How not to do permission marketing, or: this we call spam

Somehow, despite all the great examples of social media marketing out there, there are still many companies that have heard of it, and then go about it absolutely the wrong way. In this How-not-to case study a nice example of misunderstood permission marketing.

You know all these website that ask you to register and where you have to leave your email address, right? Well, there’s always a checkbox on these site where you can indicate whether or not you’re open to receive offers from the company in question, or their partners. This is where you give them permission to send you emails. In other versions, there’s a message about this hidden in the terms of service, but that is already a bit old school. So, permission marketing is about customers giving companies permission to send them offers and advertising by email.

What permission marketing is not, is that you get a customers email address from a third party and see that as permission to send advertising to that customer. In many countries, there’s even legislation that prohibits both: distributing the email addresses and sending unsolicited emails.

Let’s say you receive an email with the following messages:

  • we received your email address from a friend at company X;
  • we know you are Dutch and live in a country other than the Netherlands;
  • we are a Dutch company Y;
  • we have a product that we want you to buy;
  • the product is for children;
  • since you are a parent, we think you can do your children and us a favor by buying the product.

Now, imagine that you are indeed a Dutch expat, but do not have any children. Nor did you give company X your permission to distribute your email address. You’re also sure you did not give company Y permission to send you advertisements via email. Annoying, right?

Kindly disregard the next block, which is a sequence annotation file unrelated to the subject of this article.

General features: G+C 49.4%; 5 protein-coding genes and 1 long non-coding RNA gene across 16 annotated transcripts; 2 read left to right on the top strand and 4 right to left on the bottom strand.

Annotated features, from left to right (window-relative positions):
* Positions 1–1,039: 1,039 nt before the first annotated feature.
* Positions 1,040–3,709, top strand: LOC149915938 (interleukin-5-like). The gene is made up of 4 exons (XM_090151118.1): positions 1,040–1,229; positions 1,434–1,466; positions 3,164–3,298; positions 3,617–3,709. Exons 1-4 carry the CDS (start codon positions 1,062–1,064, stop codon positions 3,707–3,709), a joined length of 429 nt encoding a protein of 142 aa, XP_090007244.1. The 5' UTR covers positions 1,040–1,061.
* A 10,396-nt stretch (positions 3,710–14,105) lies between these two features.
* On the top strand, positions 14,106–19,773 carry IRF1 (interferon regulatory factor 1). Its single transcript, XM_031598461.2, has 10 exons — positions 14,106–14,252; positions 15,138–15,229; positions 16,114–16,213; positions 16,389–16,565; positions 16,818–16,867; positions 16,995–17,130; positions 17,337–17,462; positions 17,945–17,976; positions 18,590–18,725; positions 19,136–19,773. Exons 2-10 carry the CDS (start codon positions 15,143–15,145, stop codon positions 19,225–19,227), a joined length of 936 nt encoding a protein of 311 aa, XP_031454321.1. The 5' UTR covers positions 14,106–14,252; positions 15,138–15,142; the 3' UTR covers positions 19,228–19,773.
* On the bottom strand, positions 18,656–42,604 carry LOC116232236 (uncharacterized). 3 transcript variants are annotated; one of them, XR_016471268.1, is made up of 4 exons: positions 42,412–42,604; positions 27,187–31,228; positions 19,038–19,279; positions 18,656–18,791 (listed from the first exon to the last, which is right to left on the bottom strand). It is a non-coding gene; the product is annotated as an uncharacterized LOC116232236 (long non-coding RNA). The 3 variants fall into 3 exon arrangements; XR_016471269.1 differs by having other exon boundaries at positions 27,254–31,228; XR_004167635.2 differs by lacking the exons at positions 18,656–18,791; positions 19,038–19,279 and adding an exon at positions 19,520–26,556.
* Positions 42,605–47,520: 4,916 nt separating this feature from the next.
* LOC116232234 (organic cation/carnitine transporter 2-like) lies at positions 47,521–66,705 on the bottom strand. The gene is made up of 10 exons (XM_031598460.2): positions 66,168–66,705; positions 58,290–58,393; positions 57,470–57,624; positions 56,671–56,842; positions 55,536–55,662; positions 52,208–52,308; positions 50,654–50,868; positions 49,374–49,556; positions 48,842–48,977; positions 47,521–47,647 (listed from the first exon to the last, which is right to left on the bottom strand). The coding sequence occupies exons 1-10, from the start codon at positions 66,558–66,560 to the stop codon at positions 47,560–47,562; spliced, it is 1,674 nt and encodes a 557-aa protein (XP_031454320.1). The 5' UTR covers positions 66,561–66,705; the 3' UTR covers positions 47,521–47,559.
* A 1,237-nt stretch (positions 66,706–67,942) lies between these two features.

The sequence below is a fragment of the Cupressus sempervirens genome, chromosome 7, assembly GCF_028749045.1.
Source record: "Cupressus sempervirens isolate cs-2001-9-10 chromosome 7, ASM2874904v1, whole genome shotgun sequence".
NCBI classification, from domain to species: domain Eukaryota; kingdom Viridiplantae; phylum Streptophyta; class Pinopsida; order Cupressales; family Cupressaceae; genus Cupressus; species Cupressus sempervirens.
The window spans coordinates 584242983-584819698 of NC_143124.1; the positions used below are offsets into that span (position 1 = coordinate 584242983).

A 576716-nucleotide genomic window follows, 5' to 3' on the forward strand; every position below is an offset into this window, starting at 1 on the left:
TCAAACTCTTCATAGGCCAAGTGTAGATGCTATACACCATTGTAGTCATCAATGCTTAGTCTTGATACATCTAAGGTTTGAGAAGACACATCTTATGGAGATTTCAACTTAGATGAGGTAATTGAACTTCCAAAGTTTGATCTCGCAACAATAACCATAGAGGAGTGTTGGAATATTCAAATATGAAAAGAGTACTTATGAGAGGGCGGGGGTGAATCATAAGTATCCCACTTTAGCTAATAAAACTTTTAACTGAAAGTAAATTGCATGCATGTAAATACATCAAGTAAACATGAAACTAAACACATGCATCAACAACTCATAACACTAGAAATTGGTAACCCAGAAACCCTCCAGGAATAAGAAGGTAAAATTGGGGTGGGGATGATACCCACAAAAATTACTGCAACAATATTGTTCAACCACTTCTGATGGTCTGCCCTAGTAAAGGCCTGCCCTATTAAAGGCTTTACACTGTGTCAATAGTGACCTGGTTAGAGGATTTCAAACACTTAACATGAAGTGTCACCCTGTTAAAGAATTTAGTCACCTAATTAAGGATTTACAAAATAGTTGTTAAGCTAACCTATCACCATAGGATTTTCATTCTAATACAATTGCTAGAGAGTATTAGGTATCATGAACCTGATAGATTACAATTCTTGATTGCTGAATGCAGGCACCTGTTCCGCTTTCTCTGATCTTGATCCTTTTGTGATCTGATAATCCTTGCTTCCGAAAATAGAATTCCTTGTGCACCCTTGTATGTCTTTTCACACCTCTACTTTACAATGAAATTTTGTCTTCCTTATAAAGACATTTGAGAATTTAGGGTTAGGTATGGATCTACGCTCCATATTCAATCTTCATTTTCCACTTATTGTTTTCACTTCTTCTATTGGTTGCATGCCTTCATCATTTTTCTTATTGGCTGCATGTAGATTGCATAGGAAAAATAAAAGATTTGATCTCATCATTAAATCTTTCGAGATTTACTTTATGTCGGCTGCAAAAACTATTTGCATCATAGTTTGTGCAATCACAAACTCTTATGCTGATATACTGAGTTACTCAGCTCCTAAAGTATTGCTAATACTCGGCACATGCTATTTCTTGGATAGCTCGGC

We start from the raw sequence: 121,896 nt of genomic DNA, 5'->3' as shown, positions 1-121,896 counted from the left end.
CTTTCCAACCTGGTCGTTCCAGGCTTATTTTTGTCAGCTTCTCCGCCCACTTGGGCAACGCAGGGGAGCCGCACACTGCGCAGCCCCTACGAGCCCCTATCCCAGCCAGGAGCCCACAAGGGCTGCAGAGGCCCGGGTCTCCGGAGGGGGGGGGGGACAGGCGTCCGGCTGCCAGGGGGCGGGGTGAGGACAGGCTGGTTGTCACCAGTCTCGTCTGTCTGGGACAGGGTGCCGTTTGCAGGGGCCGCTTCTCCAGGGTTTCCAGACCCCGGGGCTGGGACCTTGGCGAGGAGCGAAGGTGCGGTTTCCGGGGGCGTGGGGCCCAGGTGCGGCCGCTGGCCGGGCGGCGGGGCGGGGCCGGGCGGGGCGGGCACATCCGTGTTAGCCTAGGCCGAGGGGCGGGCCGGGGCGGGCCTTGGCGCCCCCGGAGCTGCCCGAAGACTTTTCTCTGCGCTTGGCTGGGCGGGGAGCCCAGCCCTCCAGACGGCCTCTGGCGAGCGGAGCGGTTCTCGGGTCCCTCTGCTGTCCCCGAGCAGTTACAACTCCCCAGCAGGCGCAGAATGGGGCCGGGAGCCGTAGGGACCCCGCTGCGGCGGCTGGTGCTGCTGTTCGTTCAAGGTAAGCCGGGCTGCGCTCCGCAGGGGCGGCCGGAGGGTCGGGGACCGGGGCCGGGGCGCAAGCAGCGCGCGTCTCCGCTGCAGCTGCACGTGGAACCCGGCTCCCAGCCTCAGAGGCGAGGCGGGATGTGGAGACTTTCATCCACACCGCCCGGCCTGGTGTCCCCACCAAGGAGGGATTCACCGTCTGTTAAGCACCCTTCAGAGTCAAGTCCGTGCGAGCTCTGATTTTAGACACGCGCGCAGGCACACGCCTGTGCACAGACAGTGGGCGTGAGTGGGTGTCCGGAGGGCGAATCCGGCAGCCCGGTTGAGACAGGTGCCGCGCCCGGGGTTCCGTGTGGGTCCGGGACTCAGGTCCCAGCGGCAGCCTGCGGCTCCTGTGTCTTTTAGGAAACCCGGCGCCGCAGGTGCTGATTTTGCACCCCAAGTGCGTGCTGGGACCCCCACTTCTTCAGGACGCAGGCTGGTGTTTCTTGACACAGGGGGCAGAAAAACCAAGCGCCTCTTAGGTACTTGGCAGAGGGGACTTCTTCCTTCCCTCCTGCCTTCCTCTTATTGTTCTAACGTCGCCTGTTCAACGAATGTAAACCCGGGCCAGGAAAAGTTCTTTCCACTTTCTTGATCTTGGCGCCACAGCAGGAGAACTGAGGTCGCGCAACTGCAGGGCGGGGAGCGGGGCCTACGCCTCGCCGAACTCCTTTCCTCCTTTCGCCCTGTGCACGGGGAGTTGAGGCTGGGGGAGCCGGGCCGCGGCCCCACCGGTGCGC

But is it more than annoying? Well, actually: yes. It’s also illegal. Since the email originated from a Dutch company, it’s governed by Dutch law. To be specific: by the Dutch telecommunications law. This law is very clear about the actions of both company X and Y. Distributing email addresses without permission is a violation of privacy, and sending emails without explicit permission, and without the option to ask for removal from the list, is called spam and forbidden by law. Fortunately, there is a nice website from the telecommunications authority in The Netherlands, where it’s very easy to file a spam complaint.

In this case, both companies have not only broken the law, they’ve also set an example of bad marketing. By distributing the email addresses illegally, company X has shown that they cannot be trusted with your personal details. Since it operates in a small country, with a small international community, this trust can severely damage their reputation, and business.

And company Y: well, where shall I begin? If you send a message to a specific audience (parents), be sure that the people you send that message to are indeed part of that audience. If you direct a message to parents, and then send it to people who are not, that’s just silly. Another thing: why on earth would I do you a favor if you send me spam? I’ve never seen such ego-centric thinking, apart from those overly clear spam messages one might receive from places like Nigeria. To say just one more thing about it: they clearly do not understand the laws that govern the way they can do business, which also makes them an untrustworthy partner. In a country like the Netherlands, that can be killing for business.

I considered filing a complaint about both companies, but decided not to do that now. Both companies in question seem to be small entities that simply don’t understand new technologies or marketing and I think they did not have any malicious intent. Plus, they’ve given me an excellent opportunity to share some thoughts on permission marketing, which they clearly also don’t understand. Let’s hope we can learn something from their mistakes.

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